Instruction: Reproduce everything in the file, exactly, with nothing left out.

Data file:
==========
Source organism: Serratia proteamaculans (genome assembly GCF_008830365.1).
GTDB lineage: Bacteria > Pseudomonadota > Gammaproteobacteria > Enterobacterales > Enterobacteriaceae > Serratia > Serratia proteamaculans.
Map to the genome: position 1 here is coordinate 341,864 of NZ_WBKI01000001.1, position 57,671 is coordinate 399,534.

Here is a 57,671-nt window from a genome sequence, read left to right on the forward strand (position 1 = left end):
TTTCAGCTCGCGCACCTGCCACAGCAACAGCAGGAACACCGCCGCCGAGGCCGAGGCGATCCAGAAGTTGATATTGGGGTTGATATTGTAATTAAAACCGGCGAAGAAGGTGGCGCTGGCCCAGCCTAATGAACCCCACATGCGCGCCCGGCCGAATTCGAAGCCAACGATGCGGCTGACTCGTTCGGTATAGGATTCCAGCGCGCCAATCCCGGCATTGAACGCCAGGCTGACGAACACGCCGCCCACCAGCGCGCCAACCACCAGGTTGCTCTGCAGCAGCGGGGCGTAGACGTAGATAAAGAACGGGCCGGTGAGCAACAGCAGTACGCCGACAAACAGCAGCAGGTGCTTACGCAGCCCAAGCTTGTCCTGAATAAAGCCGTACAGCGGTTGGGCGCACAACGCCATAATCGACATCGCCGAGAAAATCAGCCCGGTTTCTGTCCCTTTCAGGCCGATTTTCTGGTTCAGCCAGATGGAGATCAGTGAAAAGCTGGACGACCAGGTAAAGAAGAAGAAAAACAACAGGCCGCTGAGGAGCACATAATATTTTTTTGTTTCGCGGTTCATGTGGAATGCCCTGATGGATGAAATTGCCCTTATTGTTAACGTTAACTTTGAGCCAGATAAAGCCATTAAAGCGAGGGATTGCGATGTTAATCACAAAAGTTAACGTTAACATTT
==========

Source organism: Serratia proteamaculans (genome assembly GCF_008830365.1).
GTDB lineage: Bacteria > Pseudomonadota > Gammaproteobacteria > Enterobacterales > Enterobacteriaceae > Serratia > Serratia proteamaculans.
Map to the genome: position 1 here is coordinate 341,864 of NZ_WBKI01000001.1, position 57,671 is coordinate 399,534.

Here is a 57,671-nt window from a genome sequence, read left to right on the forward strand (position 1 = left end):
TTTCAGCTCGCGCACCTGCCACAGCAACAGCAGGAACACCGCCGCCGAGGCCGAGGCGATCCAGAAGTTGATATTGGGGTTGATATTGTAATTAAAACCGGCGAAGAAGGTGGCGCTGGCCCAGCCTAATGAACCCCACATGCGCGCCCGGCCGAATTCGAAGCCAACGATGCGGCTGACTCGTTCGGTATAGGATTCCAGCGCGCCAATCCCGGCATTGAACGCCAGGCTGACGAACACGCCGCCCACCAGCGCGCCAACCACCAGGTTGCTCTGCAGCAGCGGGGCGTAGACGTAGATAAAGAACGGGCCGGTGAGCAACAGCAGTACGCCGACAAACAGCAGCAGGTGCTTACGCAGCCCAAGCTTGTCCTGAATAAAGCCGTACAGCGGTTGGGCGCACAACGCCATAATCGACATCGCCGAGAAAATCAGCCCGGTTTCTGTCCCTTTCAGGCCGATTTTCTGGTTCAGCCAGATGGAGATCAGTGAAAAGCTGGACGACCAGGTAAAGAAGAAGAAAAACAACAGGCCGCTGAGGAGCACATAATATTTTTTTGTTTCGCGGTTCATGTGGAATGCCCTGATGGATGAAATTGCCCTTATTGTTAACGTTAACTTTGAGCCAGATAAAGCCATTAAAGCGAGGGATTGCGATGTTAATCACAAAAGTTAACGTTAACATTT